I've been accessing Google Maps for a few years. Each time I do, I get the voyeuristic feeling that I'm intruding on someone--seeing something that I oughtn't. From my humble vantage point (not being a computer guru nor having state-of-the art equipment), I can only see tiny cars and teeny-tiny figures.
But the power this gives people is unsettling.
If you think you can hide from the all-seeing eye, think again. Taking Route 66 on my way to an ice-skating show at the Kettler Capitals Iceplex in Arlington, Virginia, under bridges and along the road, I spied many traffic cameras. The cameras are useful tools that help officials keep track of trouble along the road, and let reporters and commuters immediately get the word out on the slowdowns.
Nonetheless, it creeps me out. It's not because I'm doing anything wrong, nor do I plan to, but just the idea that an unblinking eye can watch me.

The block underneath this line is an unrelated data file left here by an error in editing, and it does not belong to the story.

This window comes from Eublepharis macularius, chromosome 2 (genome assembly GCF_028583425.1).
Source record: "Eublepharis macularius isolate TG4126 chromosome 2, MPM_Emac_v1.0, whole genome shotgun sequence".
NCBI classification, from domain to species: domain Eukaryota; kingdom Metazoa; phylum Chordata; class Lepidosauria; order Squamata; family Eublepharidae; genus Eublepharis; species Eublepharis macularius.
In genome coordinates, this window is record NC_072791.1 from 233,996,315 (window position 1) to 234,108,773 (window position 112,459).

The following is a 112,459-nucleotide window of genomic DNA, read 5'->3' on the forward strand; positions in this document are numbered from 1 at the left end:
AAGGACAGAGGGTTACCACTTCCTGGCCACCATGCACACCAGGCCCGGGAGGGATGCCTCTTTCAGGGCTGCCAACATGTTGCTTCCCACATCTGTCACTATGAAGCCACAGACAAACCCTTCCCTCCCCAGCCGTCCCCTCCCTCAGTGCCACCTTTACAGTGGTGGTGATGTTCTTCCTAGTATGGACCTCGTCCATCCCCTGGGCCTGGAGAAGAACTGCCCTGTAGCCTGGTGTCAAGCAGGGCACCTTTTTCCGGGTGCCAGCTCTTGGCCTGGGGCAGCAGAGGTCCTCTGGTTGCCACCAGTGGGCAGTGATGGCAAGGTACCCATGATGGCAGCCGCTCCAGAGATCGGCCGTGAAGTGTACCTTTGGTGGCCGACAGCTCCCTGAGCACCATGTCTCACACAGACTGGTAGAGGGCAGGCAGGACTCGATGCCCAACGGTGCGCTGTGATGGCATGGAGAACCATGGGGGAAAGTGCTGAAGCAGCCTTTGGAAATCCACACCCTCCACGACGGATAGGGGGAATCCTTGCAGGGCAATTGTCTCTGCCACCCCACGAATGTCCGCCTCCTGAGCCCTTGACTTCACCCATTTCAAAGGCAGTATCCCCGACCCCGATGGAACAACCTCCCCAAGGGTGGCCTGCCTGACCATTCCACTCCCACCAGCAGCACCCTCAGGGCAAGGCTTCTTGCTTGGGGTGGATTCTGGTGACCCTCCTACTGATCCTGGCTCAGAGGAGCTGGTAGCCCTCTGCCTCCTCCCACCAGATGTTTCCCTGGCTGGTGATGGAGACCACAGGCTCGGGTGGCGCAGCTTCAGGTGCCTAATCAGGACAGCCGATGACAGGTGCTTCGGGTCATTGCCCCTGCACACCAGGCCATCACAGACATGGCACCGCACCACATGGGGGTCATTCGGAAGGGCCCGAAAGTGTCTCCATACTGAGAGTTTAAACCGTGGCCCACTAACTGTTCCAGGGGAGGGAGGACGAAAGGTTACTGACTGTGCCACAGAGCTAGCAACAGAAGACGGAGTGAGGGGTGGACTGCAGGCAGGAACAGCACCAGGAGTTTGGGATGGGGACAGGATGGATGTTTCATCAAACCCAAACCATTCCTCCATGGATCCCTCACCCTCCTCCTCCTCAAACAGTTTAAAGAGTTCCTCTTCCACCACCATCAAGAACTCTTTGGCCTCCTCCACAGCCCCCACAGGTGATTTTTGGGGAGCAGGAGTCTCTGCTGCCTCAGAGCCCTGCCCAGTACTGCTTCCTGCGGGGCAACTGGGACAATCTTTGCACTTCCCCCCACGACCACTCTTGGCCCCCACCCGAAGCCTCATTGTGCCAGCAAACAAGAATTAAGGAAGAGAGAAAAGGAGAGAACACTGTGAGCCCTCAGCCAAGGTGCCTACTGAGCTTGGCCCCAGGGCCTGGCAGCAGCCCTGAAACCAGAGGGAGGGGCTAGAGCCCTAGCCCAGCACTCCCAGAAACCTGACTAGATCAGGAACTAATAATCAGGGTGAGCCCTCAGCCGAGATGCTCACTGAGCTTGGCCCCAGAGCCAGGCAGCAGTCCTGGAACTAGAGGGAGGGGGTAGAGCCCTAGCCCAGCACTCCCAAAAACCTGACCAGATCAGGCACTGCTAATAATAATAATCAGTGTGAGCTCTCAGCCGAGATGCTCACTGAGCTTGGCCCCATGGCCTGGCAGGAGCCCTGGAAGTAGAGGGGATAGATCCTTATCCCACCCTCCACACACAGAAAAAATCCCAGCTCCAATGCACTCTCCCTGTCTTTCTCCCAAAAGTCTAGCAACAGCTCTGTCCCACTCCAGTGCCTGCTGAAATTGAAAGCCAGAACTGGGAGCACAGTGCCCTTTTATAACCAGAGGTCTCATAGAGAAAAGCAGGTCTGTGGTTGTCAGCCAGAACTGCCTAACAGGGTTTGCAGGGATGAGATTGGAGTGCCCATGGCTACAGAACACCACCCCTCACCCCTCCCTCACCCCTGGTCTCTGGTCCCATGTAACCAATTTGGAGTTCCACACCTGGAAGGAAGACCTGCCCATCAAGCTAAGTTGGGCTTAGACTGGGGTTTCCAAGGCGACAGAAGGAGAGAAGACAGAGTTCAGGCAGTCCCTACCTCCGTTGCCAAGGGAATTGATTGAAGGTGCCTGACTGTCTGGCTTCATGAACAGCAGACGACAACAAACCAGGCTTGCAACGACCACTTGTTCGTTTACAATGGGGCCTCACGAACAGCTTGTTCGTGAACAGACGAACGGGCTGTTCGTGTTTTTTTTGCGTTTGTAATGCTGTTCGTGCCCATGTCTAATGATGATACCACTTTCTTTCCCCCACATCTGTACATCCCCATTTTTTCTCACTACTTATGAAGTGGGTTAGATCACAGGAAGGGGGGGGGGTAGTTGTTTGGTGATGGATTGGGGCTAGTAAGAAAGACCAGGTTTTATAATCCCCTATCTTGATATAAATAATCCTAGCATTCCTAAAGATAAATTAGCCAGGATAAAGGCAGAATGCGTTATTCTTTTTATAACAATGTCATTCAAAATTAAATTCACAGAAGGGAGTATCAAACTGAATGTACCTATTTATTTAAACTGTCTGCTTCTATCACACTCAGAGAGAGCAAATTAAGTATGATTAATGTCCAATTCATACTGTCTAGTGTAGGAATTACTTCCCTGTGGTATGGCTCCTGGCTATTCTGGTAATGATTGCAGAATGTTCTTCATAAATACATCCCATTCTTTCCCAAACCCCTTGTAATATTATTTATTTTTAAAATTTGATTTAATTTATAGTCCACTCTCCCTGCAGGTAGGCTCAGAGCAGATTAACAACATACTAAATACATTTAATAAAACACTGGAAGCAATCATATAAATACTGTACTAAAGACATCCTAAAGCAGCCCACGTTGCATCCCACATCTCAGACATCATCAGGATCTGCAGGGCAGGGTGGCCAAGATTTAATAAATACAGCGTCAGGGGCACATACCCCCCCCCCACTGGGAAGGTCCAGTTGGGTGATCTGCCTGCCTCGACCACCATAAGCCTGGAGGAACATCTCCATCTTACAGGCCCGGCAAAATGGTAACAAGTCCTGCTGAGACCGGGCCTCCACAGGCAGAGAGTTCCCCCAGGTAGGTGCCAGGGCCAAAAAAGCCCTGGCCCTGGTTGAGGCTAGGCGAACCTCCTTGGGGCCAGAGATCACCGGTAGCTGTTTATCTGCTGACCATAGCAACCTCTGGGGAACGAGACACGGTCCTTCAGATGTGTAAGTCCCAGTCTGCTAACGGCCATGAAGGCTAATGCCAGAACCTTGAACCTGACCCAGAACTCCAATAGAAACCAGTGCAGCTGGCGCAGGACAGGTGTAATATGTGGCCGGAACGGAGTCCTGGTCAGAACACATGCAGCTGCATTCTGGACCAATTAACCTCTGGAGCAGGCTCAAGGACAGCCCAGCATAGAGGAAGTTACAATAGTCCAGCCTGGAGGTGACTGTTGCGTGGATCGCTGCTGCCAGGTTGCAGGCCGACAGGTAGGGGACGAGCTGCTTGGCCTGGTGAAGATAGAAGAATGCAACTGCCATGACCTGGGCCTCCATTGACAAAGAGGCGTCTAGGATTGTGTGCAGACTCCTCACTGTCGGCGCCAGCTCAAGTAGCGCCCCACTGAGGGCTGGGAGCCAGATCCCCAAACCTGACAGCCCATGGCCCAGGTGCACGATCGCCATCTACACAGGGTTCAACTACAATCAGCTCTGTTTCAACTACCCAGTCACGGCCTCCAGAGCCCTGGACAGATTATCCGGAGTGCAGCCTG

Than again, the "I spy" issue isn't just in the sky or under bridges.
If you own a cellphone, you've got a tool that keeps track of what you do. Inside the slender but oh-so-powerful hand-held device is a GPS locator, and a system that keeps track of what you access (shops, restaurants, etc.). Which means every time you hit search button on Google or another search engine, IT knows and remembers.
It's alive, and growing.
In his article "How Google and Apple's digital mapping is mapping us," Oliver Burkemanwarns us, "Google's and Apple's maps might not just observe our lives, but in some sense come to play a role in directing their course."
This isn't to alarm you, but I think that like other things, we ought to consider that tools that Google or other high-tech companies offer come with some strings attached.